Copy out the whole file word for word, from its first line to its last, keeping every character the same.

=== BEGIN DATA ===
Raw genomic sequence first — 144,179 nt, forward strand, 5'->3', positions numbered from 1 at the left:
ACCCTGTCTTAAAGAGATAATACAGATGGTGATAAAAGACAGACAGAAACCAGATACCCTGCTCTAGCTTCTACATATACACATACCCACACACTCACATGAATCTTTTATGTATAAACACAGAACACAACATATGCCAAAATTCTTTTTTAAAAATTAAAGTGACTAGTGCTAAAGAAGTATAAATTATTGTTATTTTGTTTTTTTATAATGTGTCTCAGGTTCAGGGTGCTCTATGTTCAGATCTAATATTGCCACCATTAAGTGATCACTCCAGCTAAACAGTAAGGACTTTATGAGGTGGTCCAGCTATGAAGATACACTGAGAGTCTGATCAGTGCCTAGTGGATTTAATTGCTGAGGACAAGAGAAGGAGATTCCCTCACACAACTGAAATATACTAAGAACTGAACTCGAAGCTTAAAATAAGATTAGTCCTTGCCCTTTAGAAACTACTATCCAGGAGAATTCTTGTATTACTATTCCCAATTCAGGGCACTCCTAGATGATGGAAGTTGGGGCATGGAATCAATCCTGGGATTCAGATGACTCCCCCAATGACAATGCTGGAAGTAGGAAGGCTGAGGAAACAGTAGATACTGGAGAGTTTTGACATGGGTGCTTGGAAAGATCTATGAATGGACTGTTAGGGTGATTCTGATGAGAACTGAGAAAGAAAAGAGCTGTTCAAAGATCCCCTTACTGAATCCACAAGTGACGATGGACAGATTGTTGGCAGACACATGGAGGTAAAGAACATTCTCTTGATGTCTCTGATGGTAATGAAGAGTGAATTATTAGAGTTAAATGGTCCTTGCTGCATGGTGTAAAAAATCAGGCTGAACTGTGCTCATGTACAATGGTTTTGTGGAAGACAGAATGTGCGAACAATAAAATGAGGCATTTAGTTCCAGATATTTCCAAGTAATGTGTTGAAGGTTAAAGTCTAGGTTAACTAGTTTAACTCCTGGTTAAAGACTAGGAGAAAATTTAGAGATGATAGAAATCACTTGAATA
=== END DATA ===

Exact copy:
Raw genomic sequence first — 144,179 nt, forward strand, 5'->3', positions numbered from 1 at the left:
ACCCTGTCTTAAAGAGATAATACAGATGGTGATAAAAGACAGACAGAAACCAGATACCCTGCTCTAGCTTCTACATATACACATACCCACACACTCACATGAATCTTTTATGTATAAACACAGAACACAACATATGCCAAAATTCTTTTTTAAAAATTAAAGTGACTAGTGCTAAAGAAGTATAAATTATTGTTATTTTGTTTTTTTATAATGTGTCTCAGGTTCAGGGTGCTCTATGTTCAGATCTAATATTGCCACCATTAAGTGATCACTCCAGCTAAACAGTAAGGACTTTATGAGGTGGTCCAGCTATGAAGATACACTGAGAGTCTGATCAGTGCCTAGTGGATTTAATTGCTGAGGACAAGAGAAGGAGATTCCCTCACACAACTGAAATATACTAAGAACTGAACTCGAAGCTTAAAATAAGATTAGTCCTTGCCCTTTAGAAACTACTATCCAGGAGAATTCTTGTATTACTATTCCCAATTCAGGGCACTCCTAGATGATGGAAGTTGGGGCATGGAATCAATCCTGGGATTCAGATGACTCCCCCAATGACAATGCTGGAAGTAGGAAGGCTGAGGAAACAGTAGATACTGGAGAGTTTTGACATGGGTGCTTGGAAAGATCTATGAATGGACTGTTAGGGTGATTCTGATGAGAACTGAGAAAGAAAAGAGCTGTTCAAAGATCCCCTTACTGAATCCACAAGTGACGATGGACAGATTGTTGGCAGACACATGGAGGTAAAGAACATTCTCTTGATGTCTCTGATGGTAATGAAGAGTGAATTATTAGAGTTAAATGGTCCTTGCTGCATGGTGTAAAAAATCAGGCTGAACTGTGCTCATGTACAATGGTTTTGTGGAAGACAGAATGTGCGAACAATAAAATGAGGCATTTAGTTCCAGATATTTCCAAGTAATGTGTTGAAGGTTAAAGTCTAGGTTAACTAGTTTAACTCCTGGTTAAAGACTAGGAGAAAATTTAGAGATGATAGAAATCACTTGAATA